The D.C. Circuit reinstated Hamilton’s complaint.  “We believe that, when taken together, the evidence of a significant disparity in the candidates’ qualifications, the highly subjective nature of the [Agency’s] proffered nondiscriminatory explanation, and the absence of any contemporaneous documentation supporting that explanation could lead a reasonable jury to disbelieve the [Agency] and reach a verdict in Hamilton’s favor,” writes the court. The case is Hamilton v. Geithner, 666 F.3d 1344, and 1352-57 (D.C. Cir. 2012).

Just to really confuse the situation, the EEOC in September filed a lawsuit against a group of CBS–owned television stations in the Dallas/Fort Worth area, claiming they engaged in age discrimination  when they offered the job of weather caster to two “less qualified” candidates in their 20s. The EEOC filed the lawsuit on behalf of Tammy Domback Campbell, 42,  a veteran weather caster who was performing the job on a freelance basis

The EEOC has declined to comment about its confusing stance on qualifications in hiring.

Momentum Builds in Google Age/Sex Discrimination Cases

dinasaurTwo new developments in the continuing legal saga of Google, Inc. a company that apparently thought it was too big to be held accountable.

U.S. District Judge Beth Labson Freeman ruled last month that  plaintiffs who filed an age discrimination collective action against Google can amend their complaint and add a new claim of disparate impact. This claim alleges Google has adopted seemingly neutral policy that disproportionately affects older workers. It could significantly broaden the potential for damages.

This blog complained that Google in  2014  made a public commitment to increase race and gender diversity in its workforce, and released workforce statistics relating to those characteristics. But Google was completely silent with respect to age and did not release age-related statistics. Apparently, it did not feel that age was an important diversity issue?

The case is Robert Heath v. Google Inc., 5:15-ev-01824 (4/22/2015).  It was filed in U.S. District Court of Northern California in San Jose, California.

Judge Mary Wiss of the California Superior Court in San Francisco  issued a ruling that paves the way for class action status in a lawsuit filed by three women in September alleging Google has a “sexist culture” and pays women less. She named the a “complex case,”  if the case is certified as a class action, it could include thousands of female employees across the state of California. The lawsuit follows an investigation by the U.S. Department of Labor (DOL) that found evidence of systemic pay discrimination in 2015 among the 21,000 employees at Google’s headquarters in Mountain View, California. Women earned less than men in nearly every job classification.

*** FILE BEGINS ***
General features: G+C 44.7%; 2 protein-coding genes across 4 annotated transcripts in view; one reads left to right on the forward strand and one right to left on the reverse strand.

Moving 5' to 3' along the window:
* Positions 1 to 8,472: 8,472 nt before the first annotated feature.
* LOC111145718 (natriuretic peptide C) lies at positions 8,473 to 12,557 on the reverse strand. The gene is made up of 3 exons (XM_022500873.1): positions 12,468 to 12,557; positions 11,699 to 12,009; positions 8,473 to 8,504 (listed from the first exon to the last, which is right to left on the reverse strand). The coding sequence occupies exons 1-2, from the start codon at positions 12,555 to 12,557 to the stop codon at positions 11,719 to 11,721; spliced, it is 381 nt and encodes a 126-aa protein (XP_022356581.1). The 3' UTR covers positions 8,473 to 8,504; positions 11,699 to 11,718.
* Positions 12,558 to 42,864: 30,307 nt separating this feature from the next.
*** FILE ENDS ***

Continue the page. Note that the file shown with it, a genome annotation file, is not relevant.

The case is Ellis v. Google Inc., CGC-17-561299, California Superior Court, San Francisco County.

Google has denied discriminating against both older workers and women.

 

 

EEOC Rulings Validate Hiring Youngest Candidates with Fewest Objective Qualifications

The EEOC, in recent rulings, appears to have completely subverted the stated goal of the Age Discrimination in Employment Act (ADEA), which is to insure the most qualified candidate gets the job.

When former President Lyndon Johnson signed the ADEA fifty years ago, qualifications referred to criteria that were largely capable of objective measurement,  like education, experience and achievement.

In August, the director of the Office of Federal Operations, Carlton M. Hadden, Jr., issued at least two decisions finding no discrimination in cases where highly-qualified applicants were passed over for much younger applicants with far few objective qualifications.

Hadden ruled that a white male police detective, 48, with 20 years of high-level experience in law enforcement, failed to show he was more qualified for the position of lead police officer  at the Dallas veteran’s medical center than a female African-American in her 20s whose experience was limited to a stint in the Army military police. Hadden said the female candidate “arguably has more experience in the intangible areas sought by the (hiring panel), such as poise, compassion, leadership, and the ability to cope with stress …”

Hadden ignored the significance of procedural irregularities in the hiring process because, he said, the complainant didn’t prove the veteran’s center intended to discriminate when it failed to follow its own regulations and the union’s Collective Bargaining Agreement in the hiring process.

The second case is eerily similar. Again, Hadden and the EEOC ignore objective qualifications and serious procedural irregularities.